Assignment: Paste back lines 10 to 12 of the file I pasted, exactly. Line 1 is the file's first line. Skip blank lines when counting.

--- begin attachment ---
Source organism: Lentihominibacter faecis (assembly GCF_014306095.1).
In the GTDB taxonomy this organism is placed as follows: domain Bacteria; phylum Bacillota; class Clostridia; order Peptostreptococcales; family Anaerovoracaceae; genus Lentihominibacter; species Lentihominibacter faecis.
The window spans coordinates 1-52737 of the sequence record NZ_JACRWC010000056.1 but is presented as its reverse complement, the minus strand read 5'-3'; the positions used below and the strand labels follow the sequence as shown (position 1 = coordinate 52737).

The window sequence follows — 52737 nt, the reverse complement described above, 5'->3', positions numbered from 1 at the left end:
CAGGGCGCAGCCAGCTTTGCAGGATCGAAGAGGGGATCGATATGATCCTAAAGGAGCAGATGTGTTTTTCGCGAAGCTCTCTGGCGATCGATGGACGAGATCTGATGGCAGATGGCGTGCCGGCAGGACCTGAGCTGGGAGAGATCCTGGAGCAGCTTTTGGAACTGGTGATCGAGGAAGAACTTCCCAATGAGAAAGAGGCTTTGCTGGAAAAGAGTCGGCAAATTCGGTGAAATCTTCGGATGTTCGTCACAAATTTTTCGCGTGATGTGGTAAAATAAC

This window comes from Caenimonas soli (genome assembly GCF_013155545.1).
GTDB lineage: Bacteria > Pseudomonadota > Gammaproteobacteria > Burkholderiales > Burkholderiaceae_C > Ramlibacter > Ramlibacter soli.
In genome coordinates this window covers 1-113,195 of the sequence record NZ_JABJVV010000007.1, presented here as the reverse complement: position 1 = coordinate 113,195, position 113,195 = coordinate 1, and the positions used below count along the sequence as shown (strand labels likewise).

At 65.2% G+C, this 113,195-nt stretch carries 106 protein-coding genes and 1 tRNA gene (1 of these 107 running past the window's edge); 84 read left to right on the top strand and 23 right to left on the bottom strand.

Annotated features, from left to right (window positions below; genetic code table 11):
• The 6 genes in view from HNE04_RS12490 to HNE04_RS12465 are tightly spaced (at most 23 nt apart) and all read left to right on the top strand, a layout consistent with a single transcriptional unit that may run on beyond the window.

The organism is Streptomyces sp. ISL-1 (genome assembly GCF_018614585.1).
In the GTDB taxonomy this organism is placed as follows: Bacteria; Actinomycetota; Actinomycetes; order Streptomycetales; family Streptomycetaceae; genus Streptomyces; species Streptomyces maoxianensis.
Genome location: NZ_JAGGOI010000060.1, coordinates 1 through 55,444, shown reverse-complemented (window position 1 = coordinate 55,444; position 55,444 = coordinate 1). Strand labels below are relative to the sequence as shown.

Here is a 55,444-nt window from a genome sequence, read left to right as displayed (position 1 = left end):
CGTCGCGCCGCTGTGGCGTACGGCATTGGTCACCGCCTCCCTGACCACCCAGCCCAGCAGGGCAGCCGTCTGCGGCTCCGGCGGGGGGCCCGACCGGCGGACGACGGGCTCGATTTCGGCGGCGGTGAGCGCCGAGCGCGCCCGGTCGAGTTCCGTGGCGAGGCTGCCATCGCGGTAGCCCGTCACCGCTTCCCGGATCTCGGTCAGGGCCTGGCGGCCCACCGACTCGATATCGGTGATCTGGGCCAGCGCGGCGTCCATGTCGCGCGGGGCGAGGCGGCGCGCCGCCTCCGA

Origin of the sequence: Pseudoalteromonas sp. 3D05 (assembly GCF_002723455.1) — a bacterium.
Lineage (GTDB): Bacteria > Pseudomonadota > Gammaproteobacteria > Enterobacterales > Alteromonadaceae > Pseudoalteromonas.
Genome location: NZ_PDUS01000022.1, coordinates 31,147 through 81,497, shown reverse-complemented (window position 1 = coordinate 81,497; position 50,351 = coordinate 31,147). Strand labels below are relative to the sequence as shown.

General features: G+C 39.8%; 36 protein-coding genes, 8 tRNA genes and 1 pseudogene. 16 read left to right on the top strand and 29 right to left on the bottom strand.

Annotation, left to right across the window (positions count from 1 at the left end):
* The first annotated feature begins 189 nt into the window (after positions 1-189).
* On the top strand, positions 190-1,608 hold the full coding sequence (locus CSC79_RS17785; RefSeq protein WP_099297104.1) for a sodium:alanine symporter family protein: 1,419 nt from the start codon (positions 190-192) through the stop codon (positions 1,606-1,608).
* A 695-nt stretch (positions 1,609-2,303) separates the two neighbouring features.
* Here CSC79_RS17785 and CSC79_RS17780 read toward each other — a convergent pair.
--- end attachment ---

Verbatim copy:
Annotated features, from left to right (window positions below; genetic code table 11):
• The 6 genes in view from HNE04_RS12490 to HNE04_RS12465 are tightly spaced (at most 23 nt apart) and all read left to right on the top strand, a layout consistent with a single transcriptional unit that may run on beyond the window.

The organism is Streptomyces sp. ISL-1 (genome assembly GCF_018614585.1).